UPDATED, 7:30 p.m. Georgia Tech sought confirmation of its strong nonconference start. It received, instead, a kick in the pants.
In their ACC opener, the Yellow Jackets were outclassed by Miami, absorbing a 62-49 defeat Saturday at McCamish Pavilion. Tech lost patience on offense, was broken down on defense and had no answer for the hot shooting of guard Rion Brown.
“I think you’ve just got to look in the mirror and say, ‘At this particular point, on Jan. 5, they’re a better team than we are,” Tech coach Brian Gregory said.
Tech (10-3 overall, 0-1 ACC) was unable to build on the promise it showed in the first 12 games, mostly against a weak schedule, and saw its six-game winning streak come to a finish. Miami, a rugged bunch heavy with seniors, led for the final 25 minutes of the game, at one point breaking away for a 23-point edge.
Before a crowd of 7,614, Tech held Miami (10-3, 1-0) to a reasonable 41.5 shooting percentage, but had trouble producing at the other end. The Jackets shot 32.7 percent, their season low, and were outrebounded 40-29.
“We just haven’t played bigs like this all season,” said center Daniel Miller, who had a strong defensive performance but shot 2-for-7 for six points. “We prepared and all that good stuff, but we’ve got to get used to playing in the ACC.”
Said Miami coach Jim Larranaga, “I thought we came up here and played very, very good defense for 40 minutes.”
For Tech, the challenge only intensifies. The Jackets’ next game is Wednesday at N.C. State, the preseason favorite to win the ACC.
Said guard Mfon Udofia, “If you don’t bring it, this is what’ll happen to you.”
The game was tied at 17 when forward Robert Carter took his second foul with 6:36 remaining in the first half and headed for the bench. He joined Miller, also with two fouls, leaving the Jackets without two of their most effective players for the rest of the half. Miami closed on a 16-6 run as the Jackets turned the ball over four times, rushed shots and failed to box out.
“We gave up two offensive rebounds in the last three minutes (of the first half) for layups,” Gregory said. “So if you just take care of the board work, it’s a two-possession game.”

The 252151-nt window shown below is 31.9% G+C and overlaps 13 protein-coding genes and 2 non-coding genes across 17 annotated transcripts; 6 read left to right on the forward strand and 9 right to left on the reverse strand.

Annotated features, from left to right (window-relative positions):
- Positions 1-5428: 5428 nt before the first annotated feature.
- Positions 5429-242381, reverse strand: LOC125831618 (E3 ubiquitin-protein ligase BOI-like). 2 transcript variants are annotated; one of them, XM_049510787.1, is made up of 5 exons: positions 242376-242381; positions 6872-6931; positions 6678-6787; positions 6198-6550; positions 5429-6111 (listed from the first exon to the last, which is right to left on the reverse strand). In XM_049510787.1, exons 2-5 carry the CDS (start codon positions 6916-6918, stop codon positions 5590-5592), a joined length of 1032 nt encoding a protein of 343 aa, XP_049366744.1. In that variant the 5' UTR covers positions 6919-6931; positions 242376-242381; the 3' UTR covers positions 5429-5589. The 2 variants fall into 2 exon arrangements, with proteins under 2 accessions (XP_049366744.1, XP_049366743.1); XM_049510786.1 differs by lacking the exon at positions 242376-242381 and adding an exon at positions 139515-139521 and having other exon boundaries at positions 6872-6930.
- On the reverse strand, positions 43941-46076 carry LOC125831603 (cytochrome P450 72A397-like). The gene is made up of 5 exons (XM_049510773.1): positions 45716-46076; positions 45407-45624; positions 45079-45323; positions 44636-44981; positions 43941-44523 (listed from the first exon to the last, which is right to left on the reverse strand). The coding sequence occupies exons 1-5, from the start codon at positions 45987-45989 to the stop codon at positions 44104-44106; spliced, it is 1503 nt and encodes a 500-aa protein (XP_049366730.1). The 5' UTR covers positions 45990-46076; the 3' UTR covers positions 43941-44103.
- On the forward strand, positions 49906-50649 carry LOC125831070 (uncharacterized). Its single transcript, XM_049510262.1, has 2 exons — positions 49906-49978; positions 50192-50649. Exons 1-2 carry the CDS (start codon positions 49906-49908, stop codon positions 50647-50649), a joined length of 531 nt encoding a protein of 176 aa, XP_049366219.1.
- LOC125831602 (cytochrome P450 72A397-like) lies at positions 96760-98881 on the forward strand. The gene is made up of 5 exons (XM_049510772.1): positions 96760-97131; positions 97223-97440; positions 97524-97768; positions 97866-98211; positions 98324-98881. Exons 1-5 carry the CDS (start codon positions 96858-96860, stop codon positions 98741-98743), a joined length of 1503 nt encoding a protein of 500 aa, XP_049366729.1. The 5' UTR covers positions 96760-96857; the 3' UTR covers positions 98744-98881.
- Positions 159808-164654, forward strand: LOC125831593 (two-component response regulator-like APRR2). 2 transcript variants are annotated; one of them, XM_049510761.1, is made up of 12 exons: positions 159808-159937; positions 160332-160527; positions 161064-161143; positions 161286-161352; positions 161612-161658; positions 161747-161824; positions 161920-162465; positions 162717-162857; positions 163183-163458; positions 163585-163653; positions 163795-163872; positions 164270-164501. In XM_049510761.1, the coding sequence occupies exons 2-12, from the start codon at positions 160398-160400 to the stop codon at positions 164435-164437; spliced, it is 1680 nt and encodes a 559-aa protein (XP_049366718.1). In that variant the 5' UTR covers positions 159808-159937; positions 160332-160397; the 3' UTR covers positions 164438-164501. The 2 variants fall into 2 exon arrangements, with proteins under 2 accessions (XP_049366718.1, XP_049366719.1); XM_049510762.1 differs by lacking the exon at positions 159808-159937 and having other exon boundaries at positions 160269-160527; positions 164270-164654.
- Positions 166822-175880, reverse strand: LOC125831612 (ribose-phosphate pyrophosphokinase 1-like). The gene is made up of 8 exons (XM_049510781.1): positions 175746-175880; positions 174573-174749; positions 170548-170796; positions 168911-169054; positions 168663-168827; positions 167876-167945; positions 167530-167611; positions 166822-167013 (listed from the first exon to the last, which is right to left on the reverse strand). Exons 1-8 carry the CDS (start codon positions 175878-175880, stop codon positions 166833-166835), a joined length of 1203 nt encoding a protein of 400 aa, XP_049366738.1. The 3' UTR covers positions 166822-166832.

Down 10 at the half, Tech failed to make any headway. In a typical stretch, forward Kammeon Holsey scored against a double team to cut the lead to eight with 14:43 to go, but then Tech left Miami guard Durand Scott alone under the basket to return the lead to 10. Carter scored on a goaltend to trim the lead to eight again. Gregory clapped emphatically from the bench, exhorting the Jackets to buckle down defensively. Brown, from Hinesville, Ga., freed himself up for a 3-pointer. On Tech’s next possession, a steal by Miami guard Shane Larkin turned into a layup for a 13-point lead.
“We were never able to get those two or three stops and then two or three good offensive possession, as well,” Gregory said.
Down 23, Tech scored the final 10 points of the game, sparked by guard Solomon Poole.
Brown, the son of former Tech star Tico Brown, scored a career-high 22 points on 9-for-11 shooting, including 4-for-6 from 3-point range. Brown had come into the game having missed his past 15 3-pointers, but found his form in an 8 a.m. pregame shootaround. With about 40 family and friends in attendance, Brown came off the bench and made his first seven shots, including three 3-pointers.
“It’s always great to see your son do something really well,” said Tico Brown, now an insurance agent in Hinesville. “He played really well (Saturday). Of course, it’s always bittersweet when you’re going against Georgia Tech, but fortunately, this only happens a couple times.”
Ken Sugiura, Georgia Tech blog